I meet many people in my job, some of these people are stuck in a cycle of addiction. i often try to relate to them and think of ways in which they can break this cycle. Its taken me quite sometime to realise that without them having the correct motivation to change, i am wasting my time.
I constantly come up with ideas and ways to both engage and motivate people as its both constructive and meaningful. We have to provide as much support as we possibly can. Finding the correct level of support is difficult.
The only person who can truly break the cycle is the person stuck within it. its kind of like the person is stuck inside a bubble made of toughened glass, you can hit it with a hammer from the outside as hard and as often as you like, but you wont crack it. However a couple of taps from the inside could smash it to bits. The key is how you go about sneaking the person a hammer into the bubble!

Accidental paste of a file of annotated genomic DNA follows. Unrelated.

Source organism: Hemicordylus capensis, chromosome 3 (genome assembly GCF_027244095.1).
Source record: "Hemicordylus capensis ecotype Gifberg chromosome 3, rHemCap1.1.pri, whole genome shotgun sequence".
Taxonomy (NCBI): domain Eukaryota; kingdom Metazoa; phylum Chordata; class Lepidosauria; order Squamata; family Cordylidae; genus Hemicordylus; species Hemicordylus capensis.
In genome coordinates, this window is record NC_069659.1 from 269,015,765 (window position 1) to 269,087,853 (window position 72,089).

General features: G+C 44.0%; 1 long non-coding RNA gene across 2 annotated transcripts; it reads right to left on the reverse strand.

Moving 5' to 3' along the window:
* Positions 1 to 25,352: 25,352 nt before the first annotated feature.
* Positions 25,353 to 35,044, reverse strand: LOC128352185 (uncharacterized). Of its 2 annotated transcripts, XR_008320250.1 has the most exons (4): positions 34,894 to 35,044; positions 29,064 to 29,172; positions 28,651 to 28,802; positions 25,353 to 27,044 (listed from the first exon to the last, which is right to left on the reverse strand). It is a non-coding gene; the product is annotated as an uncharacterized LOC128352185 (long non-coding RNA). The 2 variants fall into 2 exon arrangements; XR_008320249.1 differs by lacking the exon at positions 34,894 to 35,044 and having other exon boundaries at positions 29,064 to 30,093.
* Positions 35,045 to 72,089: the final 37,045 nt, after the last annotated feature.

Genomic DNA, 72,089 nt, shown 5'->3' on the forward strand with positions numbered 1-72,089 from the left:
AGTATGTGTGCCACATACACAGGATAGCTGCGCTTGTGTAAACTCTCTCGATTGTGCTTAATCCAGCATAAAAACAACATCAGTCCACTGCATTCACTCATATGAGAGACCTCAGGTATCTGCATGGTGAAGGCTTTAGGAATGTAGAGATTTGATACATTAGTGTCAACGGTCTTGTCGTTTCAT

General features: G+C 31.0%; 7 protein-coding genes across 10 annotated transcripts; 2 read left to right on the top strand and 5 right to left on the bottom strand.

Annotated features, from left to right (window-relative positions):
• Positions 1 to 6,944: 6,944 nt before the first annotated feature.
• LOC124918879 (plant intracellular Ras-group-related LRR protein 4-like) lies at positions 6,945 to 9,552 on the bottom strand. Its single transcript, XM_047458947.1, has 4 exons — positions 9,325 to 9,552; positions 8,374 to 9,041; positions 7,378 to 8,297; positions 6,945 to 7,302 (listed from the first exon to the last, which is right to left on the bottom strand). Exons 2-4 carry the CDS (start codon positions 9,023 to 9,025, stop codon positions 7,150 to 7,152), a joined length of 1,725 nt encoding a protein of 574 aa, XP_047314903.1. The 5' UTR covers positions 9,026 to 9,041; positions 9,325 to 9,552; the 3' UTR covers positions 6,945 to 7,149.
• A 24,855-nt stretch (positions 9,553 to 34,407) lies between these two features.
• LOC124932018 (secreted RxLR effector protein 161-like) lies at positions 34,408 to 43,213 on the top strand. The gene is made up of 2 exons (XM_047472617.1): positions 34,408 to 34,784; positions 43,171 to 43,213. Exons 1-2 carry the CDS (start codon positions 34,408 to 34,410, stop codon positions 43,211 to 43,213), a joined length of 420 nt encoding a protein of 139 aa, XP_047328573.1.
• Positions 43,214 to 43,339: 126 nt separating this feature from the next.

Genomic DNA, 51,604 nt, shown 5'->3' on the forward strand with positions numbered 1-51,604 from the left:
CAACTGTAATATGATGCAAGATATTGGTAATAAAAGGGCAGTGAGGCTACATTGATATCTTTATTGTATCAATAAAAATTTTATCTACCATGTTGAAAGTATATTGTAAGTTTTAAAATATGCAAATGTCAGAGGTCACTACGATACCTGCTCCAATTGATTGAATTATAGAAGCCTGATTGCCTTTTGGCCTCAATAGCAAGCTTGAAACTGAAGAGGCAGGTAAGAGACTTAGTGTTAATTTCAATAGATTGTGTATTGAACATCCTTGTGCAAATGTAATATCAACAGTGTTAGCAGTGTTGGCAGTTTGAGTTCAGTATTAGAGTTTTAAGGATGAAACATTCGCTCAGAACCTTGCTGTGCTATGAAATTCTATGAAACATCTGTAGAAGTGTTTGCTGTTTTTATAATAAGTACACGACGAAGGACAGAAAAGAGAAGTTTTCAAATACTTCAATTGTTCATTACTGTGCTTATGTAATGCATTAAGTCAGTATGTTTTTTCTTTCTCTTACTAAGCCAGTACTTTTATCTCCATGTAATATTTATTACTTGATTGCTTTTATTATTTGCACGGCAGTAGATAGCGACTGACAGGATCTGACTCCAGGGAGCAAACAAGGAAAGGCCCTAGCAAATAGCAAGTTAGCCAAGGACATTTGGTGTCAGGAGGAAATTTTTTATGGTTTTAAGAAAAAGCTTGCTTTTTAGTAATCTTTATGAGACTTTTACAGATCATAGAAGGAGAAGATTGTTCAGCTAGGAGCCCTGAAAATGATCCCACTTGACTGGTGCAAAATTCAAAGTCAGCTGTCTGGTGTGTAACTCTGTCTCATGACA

I do find it frustrating when people seem to give up all hope of making a change. I’ve recently been asked by a National Newspaper to help write a piece about legal highs and the use of these drugs within the homeless community, i sat in my office today while one of the service users chatted on the phone to the journalist and talked to them at length about Spice and what it is like to use it every day. The only criticism the service user had was that it costs £10 a gram and that he uses 3 grams a day. “its not strong enough and its too expensive” “yeah its put me in hospital a few times, but you wake up after an hour or so and you’re fine and ready for another smoke” now trying to sneak this person a hammer right now is like platting fog, its just not going to happen. But we will be there hammer at the ready when this person becomes open to change.
Providing support, guidance and opportunity to people once they have began that journey of tackling an addiction is so important, but that support must be at the right level, get the mix wrong and you might well find your client back to square one. This i have come to learn is relevant to most areas of support work. Finding the correct level of support for each and every person is ultimately whats going to make or break that person.